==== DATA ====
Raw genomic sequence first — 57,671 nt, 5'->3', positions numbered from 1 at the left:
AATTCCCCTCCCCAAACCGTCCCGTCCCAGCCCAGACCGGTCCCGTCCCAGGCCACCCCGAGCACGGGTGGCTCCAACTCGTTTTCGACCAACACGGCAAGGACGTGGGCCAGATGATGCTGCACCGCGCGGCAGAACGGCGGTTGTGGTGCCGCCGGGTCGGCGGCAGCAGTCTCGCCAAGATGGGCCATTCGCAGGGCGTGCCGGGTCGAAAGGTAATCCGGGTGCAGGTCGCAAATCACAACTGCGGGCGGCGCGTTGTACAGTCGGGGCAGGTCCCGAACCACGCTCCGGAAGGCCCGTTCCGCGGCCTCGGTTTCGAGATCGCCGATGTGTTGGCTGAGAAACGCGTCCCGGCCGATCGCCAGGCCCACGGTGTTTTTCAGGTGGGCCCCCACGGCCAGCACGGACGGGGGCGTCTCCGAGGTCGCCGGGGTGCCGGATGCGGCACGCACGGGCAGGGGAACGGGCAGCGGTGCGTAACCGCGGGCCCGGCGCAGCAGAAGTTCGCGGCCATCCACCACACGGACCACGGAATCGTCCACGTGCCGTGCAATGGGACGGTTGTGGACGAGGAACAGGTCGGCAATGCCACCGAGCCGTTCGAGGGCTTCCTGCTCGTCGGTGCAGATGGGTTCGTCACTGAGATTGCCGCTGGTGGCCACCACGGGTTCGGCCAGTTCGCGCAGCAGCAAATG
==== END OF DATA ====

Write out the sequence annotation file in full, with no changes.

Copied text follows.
Raw genomic sequence first — 57,671 nt, 5'->3', positions numbered from 1 at the left:
AATTCCCCTCCCCAAACCGTCCCGTCCCAGCCCAGACCGGTCCCGTCCCAGGCCACCCCGAGCACGGGTGGCTCCAACTCGTTTTCGACCAACACGGCAAGGACGTGGGCCAGATGATGCTGCACCGCGCGGCAGAACGGCGGTTGTGGTGCCGCCGGGTCGGCGGCAGCAGTCTCGCCAAGATGGGCCATTCGCAGGGCGTGCCGGGTCGAAAGGTAATCCGGGTGCAGGTCGCAAATCACAACTGCGGGCGGCGCGTTGTACAGTCGGGGCAGGTCCCGAACCACGCTCCGGAAGGCCCGTTCCGCGGCCTCGGTTTCGAGATCGCCGATGTGTTGGCTGAGAAACGCGTCCCGGCCGATCGCCAGGCCCACGGTGTTTTTCAGGTGGGCCCCCACGGCCAGCACGGACGGGGGCGTCTCCGAGGTCGCCGGGGTGCCGGATGCGGCACGCACGGGCAGGGGAACGGGCAGCGGTGCGTAACCGCGGGCCCGGCGCAGCAGAAGTTCGCGGCCATCCACCACACGGACCACGGAATCGTCCACGTGCCGTGCAATGGGACGGTTGTGGACGAGGAACAGGTCGGCAATGCCACCGAGCCGTTCGAGGGCTTCCTGCTCGTCGGTGCAGATGGGTTCGTCACTGAGATTGCCGCTGGTGGCCACCACGGGTTCGGCCAGTTCGCGCAGCAGCAAATG